Arriving in Taipei
Over 200 million people pass through the Taipei Main Station every year. But, at 7:30pm on a Tuesday evening it was virtually deserted.
After making our way to the ground floor, we were lost. Our Google map said we should use exit #5, we were at exit #4 with no indication of how to get to exit #5. In hind sight all I needed to do was go outside and I would have immediately know where we were. I had ‘walked’ the route to our hotel and was familiar with the landmarks.
However, they call it hindsight for a reason. Tired and hungry, the obvious solution didn't come readily to mind, we tried to find someone to ask for directions.
After dithering for a few minutes we saw two young men and a young lady approaching. I had the hotel address in Mandarin. With a few gestures and pointing I hoped to get pointed in the right direction. I was completely in unprepared for their response.
One of the young men spoke a little English. He said: “I don't know how to give you directions — but follow us.” They then walked with us to our hotel. We had heard that the Taiwanese were very friendly — but this was much more than we could ever have expected.
Staying Close to the Train Station
The Relax III is one of a four hotel chain, all within half a kilometre of the Taipei Main Station.
Read almost any review of the hotel and you will see “the rooms are small”. If you are the type of traveller that spends a lot of time in their hotel room, it may not be right for you. But for two night layover it was perfect. At 215 sq feet, the room our room was slightly larger than many other three star hotels in the area. Our only minor complaint was there wasn't anywhere to hang our jackets.
The room came with a basket of snacks, instant coffee, tea and hot chocolate (the tea was excellent), two bottles of water and disposable slippers. The disposable slippers were not designed for my size 13 EEE width feet, but would fit most normal people. The snack were all labelled in Mandarin. Except for the shrimp chips, we were not sure what we were eating — they were good.
The bathroom had the usual array of soaps and shampoos plus toothbrushes and tooth paste. The shower was large enough for me to use without bumping my elbows, which hasn't always been the case. What really blew me away was the “washlet” a combination toilet and bidet with a HEATED SEAT. Why haven't we got that in Canada?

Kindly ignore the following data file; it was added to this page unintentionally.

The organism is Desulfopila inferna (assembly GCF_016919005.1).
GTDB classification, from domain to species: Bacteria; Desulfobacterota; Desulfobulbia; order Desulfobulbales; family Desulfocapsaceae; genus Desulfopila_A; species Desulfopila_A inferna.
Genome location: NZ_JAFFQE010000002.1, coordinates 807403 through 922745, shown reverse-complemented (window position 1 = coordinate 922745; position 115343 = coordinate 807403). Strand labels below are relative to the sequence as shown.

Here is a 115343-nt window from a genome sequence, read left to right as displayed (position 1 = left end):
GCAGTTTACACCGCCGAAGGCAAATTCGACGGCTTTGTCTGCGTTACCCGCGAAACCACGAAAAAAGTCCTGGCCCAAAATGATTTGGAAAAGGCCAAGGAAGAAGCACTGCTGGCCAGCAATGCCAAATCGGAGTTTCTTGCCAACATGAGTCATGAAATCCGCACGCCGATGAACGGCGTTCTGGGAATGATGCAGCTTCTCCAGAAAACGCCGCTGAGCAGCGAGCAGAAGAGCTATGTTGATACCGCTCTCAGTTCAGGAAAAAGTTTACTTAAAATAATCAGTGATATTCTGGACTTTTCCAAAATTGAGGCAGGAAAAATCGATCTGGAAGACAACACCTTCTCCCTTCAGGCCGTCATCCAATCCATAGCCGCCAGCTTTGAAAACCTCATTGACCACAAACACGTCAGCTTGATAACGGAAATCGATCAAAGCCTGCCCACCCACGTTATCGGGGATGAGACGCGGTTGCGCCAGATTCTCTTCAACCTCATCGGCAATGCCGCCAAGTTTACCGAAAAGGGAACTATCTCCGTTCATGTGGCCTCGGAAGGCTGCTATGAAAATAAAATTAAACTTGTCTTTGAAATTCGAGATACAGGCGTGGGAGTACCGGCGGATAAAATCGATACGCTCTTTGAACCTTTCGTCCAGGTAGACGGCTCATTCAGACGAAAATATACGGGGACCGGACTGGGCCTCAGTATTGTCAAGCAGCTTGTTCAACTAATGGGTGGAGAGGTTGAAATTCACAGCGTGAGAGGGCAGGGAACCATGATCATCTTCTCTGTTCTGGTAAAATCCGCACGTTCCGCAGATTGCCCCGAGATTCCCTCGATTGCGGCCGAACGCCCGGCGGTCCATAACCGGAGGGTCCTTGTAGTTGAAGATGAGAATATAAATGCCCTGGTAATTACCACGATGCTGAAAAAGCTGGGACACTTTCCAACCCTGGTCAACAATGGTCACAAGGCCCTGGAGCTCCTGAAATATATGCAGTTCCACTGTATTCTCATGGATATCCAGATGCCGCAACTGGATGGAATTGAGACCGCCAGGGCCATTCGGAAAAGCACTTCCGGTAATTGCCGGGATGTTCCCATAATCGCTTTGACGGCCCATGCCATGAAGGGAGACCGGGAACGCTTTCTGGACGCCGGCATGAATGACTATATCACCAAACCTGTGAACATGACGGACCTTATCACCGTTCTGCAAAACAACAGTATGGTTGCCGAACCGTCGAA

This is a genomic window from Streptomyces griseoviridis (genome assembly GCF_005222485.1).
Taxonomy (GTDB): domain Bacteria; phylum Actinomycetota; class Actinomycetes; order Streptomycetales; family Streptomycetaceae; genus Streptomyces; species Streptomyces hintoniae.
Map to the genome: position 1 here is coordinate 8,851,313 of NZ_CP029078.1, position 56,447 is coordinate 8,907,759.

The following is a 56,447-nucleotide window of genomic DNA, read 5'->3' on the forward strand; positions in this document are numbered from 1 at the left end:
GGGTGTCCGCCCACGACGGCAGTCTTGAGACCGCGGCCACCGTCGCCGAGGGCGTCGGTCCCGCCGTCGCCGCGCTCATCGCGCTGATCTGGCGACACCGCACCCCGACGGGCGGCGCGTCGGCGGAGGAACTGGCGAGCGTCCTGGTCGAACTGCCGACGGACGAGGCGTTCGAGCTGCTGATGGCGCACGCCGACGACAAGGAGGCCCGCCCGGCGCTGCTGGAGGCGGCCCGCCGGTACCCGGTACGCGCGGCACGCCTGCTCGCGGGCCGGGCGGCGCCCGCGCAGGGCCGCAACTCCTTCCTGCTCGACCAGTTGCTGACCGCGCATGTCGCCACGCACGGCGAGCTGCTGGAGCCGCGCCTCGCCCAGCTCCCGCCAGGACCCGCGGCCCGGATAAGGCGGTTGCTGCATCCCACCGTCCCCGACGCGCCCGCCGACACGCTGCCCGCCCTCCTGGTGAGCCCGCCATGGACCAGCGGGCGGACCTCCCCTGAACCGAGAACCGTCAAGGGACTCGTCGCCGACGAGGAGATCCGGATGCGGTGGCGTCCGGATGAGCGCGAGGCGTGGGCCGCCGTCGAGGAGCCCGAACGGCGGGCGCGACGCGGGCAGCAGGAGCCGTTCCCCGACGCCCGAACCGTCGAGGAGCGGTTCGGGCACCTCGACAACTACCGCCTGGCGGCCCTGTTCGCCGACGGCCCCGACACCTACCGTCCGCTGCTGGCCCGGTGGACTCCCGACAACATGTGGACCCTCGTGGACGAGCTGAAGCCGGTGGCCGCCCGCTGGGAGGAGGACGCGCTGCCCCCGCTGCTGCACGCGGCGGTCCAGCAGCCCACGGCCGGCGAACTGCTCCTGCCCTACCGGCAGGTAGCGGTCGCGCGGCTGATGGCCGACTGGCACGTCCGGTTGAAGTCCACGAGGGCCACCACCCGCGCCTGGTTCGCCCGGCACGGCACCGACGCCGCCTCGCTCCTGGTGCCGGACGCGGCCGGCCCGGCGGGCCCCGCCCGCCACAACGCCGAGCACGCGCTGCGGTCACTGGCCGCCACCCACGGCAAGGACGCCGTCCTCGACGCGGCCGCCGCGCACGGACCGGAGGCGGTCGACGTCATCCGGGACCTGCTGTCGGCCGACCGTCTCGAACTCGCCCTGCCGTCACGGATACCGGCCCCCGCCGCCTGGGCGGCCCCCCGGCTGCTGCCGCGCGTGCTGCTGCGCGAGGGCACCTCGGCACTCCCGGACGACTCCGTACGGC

Breakfast was served in the basement of the Relax II Hotel — about half a block away. The breakfast was more like a North American than Taiwanese — set meal with self serve for the tea and fruit. The first day was scrambled eggs, sausage and toast with oranges for fruit. The second day was chicken burger with passion fruit.
After checking in to our hotel we went to look for a place to eat. While Taipei has hundreds of exceptional restaurants, we were much too tired and hungry to find one of them. The “Noodle Shop” was half a block from the Relax III hotel. (One of chain of shops around Taipei.) Nobody seemed to understand English, but the menu had pictures — so “point & pray”. There were some items that were in a display case but they weren't on the menu, but we didn't known how to order them.
The noodles were filling, cheap, but not anything special.
Day 1 — Getting to Know the Area
Normally, I would have researched ‘things to do’ for the area around our hotel, I hadn’t done that for our stay in Taipei. We had a tour of the Huaxi Street Night Market and 101 Taipei planned for that evening. Deciding to just explore the area around our hotel, the Zhongzheng District, we started to explore the myriad of side streets and alley ways.
National Taiwan Museum
The main branch of the National Taiwan Museum has a permanent collection of the history of the island, including artifacts from some of the native Taiwanese tribes. There was also an exhibit of seeds and spores as seen by a scanning electron microscope displayed as works of art and an exhibit on the importance of salmon to Taiwan.
Considered one of the rarest fish species the Taiwanese Salmon is thought to be a sub-species of the West-Pacific cherry salmon (or masu salmon). The salmon was a vital part on the native diet and existed in a number of river systems. However, dams and silting reduced the habitat to a small part of the Chichiawan Stream located in Shei-Pa National Park.
While numbers were once as low as 200 fish — efforts by the Taiwanese government has brought back the numbers to where it is being reintroduced back into some of its old habitat.
Huaxi Street Night Market
The night market stretches over a number of blocks. We just walked through the section between Guilin Road and Guangzhou Street. Then walking down Guangzhou the Longshan Temple.
Formerly known as Snake Alley, the street was once know for delicacies such as snake and turtle meat and blood. It also was also know as a red light district, with pornography and prostitutes readily available. We only saw two places that were displaying snakes or turtles. Our guide strongly discouraged us from trying anything from the food stalls.
There were a number of massage parlours lining the street. Our guide assured us they were legitimate massage parlours and did not offer a ‘massage with happy ending’. He also pointed out that while the ladies featured in the posters in the windows were Vietnamese, the women working there were Korean.
There were many shops and stalls offering everything from coconuts to strawberries. Taiwan is situated between the sub-tropical and temperate zones. The high mountains make it possible to grow a wide variety of fruits and vegetables.
Lungshan Temple of Manka